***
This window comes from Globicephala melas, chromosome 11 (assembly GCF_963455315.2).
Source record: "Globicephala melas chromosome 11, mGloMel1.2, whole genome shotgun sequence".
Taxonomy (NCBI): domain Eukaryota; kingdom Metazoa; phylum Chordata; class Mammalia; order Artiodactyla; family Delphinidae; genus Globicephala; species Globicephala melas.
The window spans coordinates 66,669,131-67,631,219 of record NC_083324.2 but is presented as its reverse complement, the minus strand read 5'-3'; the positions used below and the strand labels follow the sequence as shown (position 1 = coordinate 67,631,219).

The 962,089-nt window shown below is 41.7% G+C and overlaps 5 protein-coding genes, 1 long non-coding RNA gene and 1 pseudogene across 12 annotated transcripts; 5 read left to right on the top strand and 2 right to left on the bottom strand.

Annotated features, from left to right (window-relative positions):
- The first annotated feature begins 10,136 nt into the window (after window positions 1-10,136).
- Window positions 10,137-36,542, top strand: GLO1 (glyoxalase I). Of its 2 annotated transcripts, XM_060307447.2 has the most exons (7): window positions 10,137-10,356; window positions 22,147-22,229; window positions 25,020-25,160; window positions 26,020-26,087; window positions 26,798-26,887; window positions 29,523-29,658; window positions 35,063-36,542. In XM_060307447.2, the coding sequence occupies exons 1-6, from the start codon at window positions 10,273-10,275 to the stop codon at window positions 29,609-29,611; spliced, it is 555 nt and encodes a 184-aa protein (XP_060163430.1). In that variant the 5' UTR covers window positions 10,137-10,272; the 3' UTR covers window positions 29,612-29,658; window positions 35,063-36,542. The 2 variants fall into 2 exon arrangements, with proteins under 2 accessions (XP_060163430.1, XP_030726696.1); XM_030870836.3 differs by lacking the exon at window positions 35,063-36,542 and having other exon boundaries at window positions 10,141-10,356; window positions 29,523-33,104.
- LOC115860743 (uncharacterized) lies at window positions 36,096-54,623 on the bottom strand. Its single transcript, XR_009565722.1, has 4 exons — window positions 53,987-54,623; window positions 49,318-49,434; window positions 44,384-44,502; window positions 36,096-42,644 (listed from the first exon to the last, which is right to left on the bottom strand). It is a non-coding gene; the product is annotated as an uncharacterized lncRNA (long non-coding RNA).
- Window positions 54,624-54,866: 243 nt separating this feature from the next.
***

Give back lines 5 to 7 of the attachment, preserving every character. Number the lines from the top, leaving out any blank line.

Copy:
The 962,089-nt window shown below is 41.7% G+C and overlaps 5 protein-coding genes, 1 long non-coding RNA gene and 1 pseudogene across 12 annotated transcripts; 5 read left to right on the top strand and 2 right to left on the bottom strand.

Annotated features, from left to right (window-relative positions):
- The first annotated feature begins 10,136 nt into the window (after window positions 1-10,136).